Smoke & Wildfire
Wildfire smoke is a major threat to human health. Burning trees and plants, buildings, and other materials release small particles and gases - such as carbon monoxide – that get suspended in the air. Exposure and breathing in this smoke can affect anyone right away, causing:
- Trouble breathing
- Asthma attacks
- Stinging eyes
- Scratchy throat
- Irritated Sinuses
- Chest pain
- Runny Nose
- Fast heartbeat
Heart disease, lung disease, and death are severe health effects that can be associated with chronic or acute exposure, and for exposed individuals with pre-existing conditions. Call 911 if you or someone else has serious health symptoms for smoke.
Hotter, drier conditions in combination with snow melting earlier in the spring are causing soils and forests to be dry, and stay dry, making them more susceptible to wildfires. As the risk and extent of wildfires increases and is projected to continue to increase from climate change, awareness of human influences and methods to protect yourself is progressively critical.
Current Air Quality
Air quality is tracked in real time all year-round by multiple agencies using air monitors around the United States. Below you can find a live map detailing air quality and fire conditions near you:
AirNow – Multiple federal, tribal, state, and local air quality agencies
Thresholds for dangerous air quality events are based on the Washington Air Quality Advisory (WAQA) Air Quality Index scale. Thurston County considers a Hazardous Weather Event (HWE) to occur when the Air Quality Index (AQI) measures between 80 -150 micrograms – equivalent to the AQI scale being above 160.
- (For reference, 56 µg/m3 of PM2.5 is an AQI of 150 – and is considered "Unhealthy" on the AQI)
How to Protect Yourself
- Keep indoor air as clean as possible.
- Make a low-cost clean air fan. This simple fan-filter combination can reduce tiny, harmful particles in polluted air. Change the filter when it gets dirty.
- Keep windows and doors closed. Blow a fan directly on you to keep cool. Fans cool people, not rooms.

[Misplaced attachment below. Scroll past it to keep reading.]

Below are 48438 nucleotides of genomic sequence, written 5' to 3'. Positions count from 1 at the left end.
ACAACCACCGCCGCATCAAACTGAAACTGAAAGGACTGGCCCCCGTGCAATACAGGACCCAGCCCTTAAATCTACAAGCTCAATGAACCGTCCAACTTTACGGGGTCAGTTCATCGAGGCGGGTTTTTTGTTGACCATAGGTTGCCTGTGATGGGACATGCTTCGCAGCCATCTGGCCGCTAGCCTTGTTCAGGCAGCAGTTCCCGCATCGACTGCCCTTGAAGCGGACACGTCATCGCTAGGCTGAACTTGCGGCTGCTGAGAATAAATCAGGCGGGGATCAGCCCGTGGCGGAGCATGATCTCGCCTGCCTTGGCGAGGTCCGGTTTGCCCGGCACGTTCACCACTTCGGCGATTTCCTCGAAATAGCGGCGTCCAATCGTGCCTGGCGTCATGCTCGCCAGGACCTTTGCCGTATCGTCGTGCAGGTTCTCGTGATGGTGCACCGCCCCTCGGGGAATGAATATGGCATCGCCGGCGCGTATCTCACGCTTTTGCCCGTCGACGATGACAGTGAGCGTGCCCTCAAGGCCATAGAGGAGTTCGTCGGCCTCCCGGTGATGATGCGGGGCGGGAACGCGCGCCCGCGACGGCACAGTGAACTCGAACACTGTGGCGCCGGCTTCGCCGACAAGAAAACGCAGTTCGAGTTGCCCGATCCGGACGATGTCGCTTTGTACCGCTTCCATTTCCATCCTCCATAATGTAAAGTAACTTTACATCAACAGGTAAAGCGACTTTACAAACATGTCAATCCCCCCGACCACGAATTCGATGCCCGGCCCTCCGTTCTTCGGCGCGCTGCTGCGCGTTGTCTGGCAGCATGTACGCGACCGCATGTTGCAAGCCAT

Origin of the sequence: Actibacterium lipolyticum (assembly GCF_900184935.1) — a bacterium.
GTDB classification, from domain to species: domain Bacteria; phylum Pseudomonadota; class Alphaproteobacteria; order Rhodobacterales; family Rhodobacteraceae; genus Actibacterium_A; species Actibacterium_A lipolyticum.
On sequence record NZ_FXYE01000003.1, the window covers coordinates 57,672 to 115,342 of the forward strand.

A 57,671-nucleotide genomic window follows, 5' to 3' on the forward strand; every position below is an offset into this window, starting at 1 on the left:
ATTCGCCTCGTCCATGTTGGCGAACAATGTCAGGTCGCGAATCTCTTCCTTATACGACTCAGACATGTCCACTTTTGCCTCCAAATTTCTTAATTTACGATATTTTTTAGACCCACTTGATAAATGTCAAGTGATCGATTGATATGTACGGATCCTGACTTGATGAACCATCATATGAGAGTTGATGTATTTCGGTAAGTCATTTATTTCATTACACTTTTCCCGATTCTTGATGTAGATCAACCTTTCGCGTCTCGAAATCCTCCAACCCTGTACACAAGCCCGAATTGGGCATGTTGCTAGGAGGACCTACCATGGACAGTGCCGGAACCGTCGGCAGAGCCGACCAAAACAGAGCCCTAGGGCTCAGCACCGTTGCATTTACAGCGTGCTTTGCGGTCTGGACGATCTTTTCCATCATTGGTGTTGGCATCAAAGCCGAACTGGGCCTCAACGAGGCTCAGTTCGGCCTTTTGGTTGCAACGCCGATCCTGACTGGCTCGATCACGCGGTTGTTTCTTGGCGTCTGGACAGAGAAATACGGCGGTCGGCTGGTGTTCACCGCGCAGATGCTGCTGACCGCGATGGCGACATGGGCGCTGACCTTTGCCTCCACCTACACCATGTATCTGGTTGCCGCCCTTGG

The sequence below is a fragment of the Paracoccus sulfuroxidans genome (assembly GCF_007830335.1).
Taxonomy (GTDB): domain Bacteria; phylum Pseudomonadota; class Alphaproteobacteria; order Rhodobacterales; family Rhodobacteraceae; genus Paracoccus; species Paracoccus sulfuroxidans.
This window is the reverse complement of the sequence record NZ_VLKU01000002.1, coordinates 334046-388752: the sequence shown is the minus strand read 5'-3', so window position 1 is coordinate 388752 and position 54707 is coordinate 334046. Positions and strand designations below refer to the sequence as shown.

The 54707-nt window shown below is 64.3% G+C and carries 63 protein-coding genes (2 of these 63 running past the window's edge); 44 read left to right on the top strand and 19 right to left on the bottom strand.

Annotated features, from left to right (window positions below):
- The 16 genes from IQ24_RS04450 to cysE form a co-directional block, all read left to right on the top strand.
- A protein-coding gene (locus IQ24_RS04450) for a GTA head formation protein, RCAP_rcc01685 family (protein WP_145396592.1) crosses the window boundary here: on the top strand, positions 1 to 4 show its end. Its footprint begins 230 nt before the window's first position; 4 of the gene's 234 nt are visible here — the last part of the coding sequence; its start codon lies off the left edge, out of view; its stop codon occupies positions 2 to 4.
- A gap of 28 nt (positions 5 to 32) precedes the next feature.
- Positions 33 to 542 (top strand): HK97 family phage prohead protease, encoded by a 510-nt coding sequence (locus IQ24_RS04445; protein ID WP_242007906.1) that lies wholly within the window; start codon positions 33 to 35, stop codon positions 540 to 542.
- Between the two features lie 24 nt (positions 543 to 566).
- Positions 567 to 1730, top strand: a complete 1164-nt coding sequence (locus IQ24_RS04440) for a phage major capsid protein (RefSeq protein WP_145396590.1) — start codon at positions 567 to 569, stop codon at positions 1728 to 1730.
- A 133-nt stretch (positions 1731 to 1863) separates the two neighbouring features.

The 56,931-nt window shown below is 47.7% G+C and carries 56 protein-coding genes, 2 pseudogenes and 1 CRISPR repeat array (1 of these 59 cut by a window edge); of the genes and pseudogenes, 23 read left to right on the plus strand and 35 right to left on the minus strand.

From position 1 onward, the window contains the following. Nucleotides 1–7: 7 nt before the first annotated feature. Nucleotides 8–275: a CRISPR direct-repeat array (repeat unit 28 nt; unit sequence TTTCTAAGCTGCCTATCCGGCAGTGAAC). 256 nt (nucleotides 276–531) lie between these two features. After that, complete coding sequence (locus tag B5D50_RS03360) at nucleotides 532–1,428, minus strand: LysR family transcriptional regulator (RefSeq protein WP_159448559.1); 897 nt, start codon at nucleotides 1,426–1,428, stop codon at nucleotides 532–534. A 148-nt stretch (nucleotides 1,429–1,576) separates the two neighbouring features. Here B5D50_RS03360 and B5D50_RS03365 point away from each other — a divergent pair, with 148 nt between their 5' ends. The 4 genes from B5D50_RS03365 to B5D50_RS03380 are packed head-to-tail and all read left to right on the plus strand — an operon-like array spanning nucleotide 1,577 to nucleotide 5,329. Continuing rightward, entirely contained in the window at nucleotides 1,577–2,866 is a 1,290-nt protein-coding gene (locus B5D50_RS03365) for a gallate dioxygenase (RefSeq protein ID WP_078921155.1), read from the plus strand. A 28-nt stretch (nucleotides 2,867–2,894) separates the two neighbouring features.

- Check current air quality regularly. Air quality conditions can change quickly. Open your windows for fresh air when air quality gets better.
- Use a high efficiency particulate air (HEPA) filter in your furnace to reduce indoor air pollution. Change the filter when it gets dirty.
- Set your air conditioner on recirculate so dirty air doesn't come inside.
- Air purifying machines may help remove smoke particles indoors, but they don't remove gases and odors.
- Don't add more air pollution: Avoid smoking, using a wood stove or fireplace, burning candles or incense, or vacuuming.
- Reduce physical activity inside when air quality outside is at or above the "unhealthy" category.
- Leave the area affected by wildfire smoke, if you can't keep the indoor air clean.
- Check current air quality regularly. Air quality conditions can change quickly.
- The best respiratory protection is to wear an N95 or N100 mask. A paper mask, dust mask, or cloth mask will help a little bit, but won't filter out fine particles or hazardous gases in smoke.
- Wear goggles to protect your eyes from ash and fine dust.
- Avoid strenuous outdoor activity.
- Minimize outdoor activity until the air is clear.
- Drink plenty of water.
- If you are in a sensitive group, reconsider any outdoor activities.
- Keep car windows rolled up, with the air conditioner set to recirculate to avoid bringing in dirty air.
- Leave the area affected by wildfire smoke, if you can.
- Never throw cigarettes out your car window or on the ground.
- Don't park hot vehicles, recreational vehicles, trailers, fuel-powered lawn equipment on grass.
- Don't drag trailer chains on the ground, which could cause sparks.
- Clear the perimeter of your house from pine, fir needles, and yard waste.
- Keep your gutters clean.
- Adhere to burn bans, and report illegal burning.
- Extinguish campfires completely.
- Monitor air quality in your area.
- Have an evacuation plan in place.
- Visit Ready, Set, GO! for more emergency preparedness tips.